What is Huntington's Disease?


Huntington's Disease (HD) is a devastating, hereditary, degenerative brain disorder that results in a loss of cognitive, behavioral and physical control, and for which, presently, there is no treatment or cure. HD slowly diminishes the affected individual's ability to walk, think, talk and reason. Symptoms usually appear in an individual between 30 and 50 years of age and progress over a 10 to 25 year period. Eventually, a person with HD becomes totally dependent upon others for his or her care. More than 30,000 people in the United States are currently diagnosed with HD. Each of their siblings and children has a 50 percent risk of developing the disease. Although medications can relieve some symptoms in certain individuals, research has yet to find a means of conquering or even slowing the deadly progression of HD.

HD was once thought to affect about one person in 20,000 but current estimates are closer to one in 10,000 people. As with other diseases of this sort, HD afflicts not only the affected person, but everyone in his or her family. HD is hereditary and each child of an affected parent has a 50-50 chance of inheriting the HD gene. This disease strikes individuals in the prime of their lives. The average onset of the disease is between the ages of 30-50 and the duration of the illness is approximately 10-25 years. Children as young as 2 and adults as old as 80 have developed HD.

In the early stages, perhaps even prior to diagnosis, there are some intellectual, motor, and emotional impairment. With the progression of the disease, the weakened individual succumbs to pneumonia, heart failure or other complications ultimately resulting in death.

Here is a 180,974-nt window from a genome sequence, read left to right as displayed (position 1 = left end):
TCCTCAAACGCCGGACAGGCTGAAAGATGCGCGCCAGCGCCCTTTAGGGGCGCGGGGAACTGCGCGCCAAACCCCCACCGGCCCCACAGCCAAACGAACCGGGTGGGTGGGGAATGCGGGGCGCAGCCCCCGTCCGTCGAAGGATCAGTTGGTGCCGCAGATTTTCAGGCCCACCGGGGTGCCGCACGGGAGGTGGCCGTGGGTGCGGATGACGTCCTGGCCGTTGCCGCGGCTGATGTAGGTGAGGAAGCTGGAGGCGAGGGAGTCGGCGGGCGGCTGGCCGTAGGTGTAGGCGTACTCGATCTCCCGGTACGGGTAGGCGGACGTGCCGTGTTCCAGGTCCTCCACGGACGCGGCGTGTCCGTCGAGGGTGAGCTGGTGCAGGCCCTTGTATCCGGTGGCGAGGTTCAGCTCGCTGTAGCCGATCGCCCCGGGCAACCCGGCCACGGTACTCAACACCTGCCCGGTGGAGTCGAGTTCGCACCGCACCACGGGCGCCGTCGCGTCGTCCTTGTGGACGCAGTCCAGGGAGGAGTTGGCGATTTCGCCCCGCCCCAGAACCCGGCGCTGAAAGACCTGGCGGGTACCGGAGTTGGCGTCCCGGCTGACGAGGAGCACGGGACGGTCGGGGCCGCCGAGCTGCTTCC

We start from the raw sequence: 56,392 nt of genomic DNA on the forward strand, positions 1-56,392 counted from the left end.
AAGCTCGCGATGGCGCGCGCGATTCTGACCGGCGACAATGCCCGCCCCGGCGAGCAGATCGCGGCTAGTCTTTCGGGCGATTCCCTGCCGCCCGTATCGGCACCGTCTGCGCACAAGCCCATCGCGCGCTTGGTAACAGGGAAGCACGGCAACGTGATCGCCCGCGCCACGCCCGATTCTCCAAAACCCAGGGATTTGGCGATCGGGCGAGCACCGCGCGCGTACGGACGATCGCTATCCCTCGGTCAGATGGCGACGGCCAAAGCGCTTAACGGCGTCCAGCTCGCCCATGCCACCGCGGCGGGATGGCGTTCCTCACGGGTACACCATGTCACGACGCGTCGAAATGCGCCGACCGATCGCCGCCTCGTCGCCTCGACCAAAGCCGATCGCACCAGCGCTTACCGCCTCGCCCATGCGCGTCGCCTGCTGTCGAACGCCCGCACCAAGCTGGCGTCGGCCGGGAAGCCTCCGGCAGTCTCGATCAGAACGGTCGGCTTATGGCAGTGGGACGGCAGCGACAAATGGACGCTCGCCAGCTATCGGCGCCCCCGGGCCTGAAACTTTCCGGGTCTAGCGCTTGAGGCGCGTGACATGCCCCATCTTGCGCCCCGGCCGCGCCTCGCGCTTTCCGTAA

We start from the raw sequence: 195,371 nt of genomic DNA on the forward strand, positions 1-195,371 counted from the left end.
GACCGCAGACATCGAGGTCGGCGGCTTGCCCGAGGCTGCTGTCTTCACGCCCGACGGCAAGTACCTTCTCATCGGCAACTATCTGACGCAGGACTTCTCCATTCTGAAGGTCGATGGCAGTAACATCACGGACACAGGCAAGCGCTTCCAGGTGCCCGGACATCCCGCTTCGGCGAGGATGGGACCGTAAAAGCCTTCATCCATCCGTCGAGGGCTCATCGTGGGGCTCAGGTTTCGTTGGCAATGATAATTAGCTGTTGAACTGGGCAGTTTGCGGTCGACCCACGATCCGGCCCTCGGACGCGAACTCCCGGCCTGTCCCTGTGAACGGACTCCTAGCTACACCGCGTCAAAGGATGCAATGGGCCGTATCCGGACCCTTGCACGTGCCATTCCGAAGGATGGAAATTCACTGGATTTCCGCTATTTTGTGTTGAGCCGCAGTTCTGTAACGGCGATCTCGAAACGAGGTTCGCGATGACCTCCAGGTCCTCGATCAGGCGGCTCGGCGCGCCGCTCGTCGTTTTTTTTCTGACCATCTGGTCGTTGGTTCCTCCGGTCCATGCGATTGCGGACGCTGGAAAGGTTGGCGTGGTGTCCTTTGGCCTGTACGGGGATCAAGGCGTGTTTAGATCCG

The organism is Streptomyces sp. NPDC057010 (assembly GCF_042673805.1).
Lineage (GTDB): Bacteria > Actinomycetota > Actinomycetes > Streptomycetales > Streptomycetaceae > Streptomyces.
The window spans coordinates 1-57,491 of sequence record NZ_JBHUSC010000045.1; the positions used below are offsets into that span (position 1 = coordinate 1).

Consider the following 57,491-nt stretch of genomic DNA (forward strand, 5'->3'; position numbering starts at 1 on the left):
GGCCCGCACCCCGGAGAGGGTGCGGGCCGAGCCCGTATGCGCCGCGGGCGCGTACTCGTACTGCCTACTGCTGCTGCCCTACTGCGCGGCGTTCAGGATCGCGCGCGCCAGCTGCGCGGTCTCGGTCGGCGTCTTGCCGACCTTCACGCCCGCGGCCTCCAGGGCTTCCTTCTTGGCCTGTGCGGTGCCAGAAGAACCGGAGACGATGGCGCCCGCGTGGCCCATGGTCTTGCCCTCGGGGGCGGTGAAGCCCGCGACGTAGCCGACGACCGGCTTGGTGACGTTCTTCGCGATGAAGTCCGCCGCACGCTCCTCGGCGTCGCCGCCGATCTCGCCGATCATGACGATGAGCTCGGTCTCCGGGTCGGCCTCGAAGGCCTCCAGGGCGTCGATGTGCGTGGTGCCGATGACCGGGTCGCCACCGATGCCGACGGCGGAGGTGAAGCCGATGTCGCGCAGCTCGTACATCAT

The Huntington's Disease gene was discovered in the spring of 1993. This dramatic discovery has simplified the testing process, made it much more financially realistic and increased the accuracy of the diagnostic process. The cause of dying brain cells was discovered in the fall of 1997. This exciting breakthrough has enabled drug trials to begin and given renewed hope of finding a way to possibly slow the progression or prevent the onset of HD.

Presently, there is no effective treatment or known cure!!!

Early symptoms appear slowly. These can include involuntary movements of the body and limbs, marked personality changes, depression, withdrawal, euphoria, and increasing forgetfulness. As the disease progresses, speech becomes slurred, swallowing difficult, and gait unsteady. Reasoning and judgment become impaired.

Population Affected
Huntington's Disease is a hereditary disorder. Each child of a parent who has the Huntington's gene has a 50-50 chance of inheriting the disorder and is considered to be "at-risk". HD affects individuals of both sexes equally as well as all races and ethnic groups throughout the world.

Huntington's Disease, once thought of as rare, is now recognized as one of the more common hereditary diseases. In the past, families often hid HD as a shameful secret. This fact, coupled with frequent medical misdiagnosis of HD, has led to an underestimation of it's prevalence.

Current estimates are that up to 1 in 10,000 people in the United States have the disorder. HD creates a ripple effect because relatives are likely to experience the disease and it's varied consequences. It is therefore estimated that 1 in 1,000 Americans are directly affected by HD.

HD is named after Dr. George Huntington, an American physician, who was first to publish a precise description of the symptoms and a course of the disease in an article dated in 1872.


Presently, there is no effective treatment or known cure for Huntington's Disease!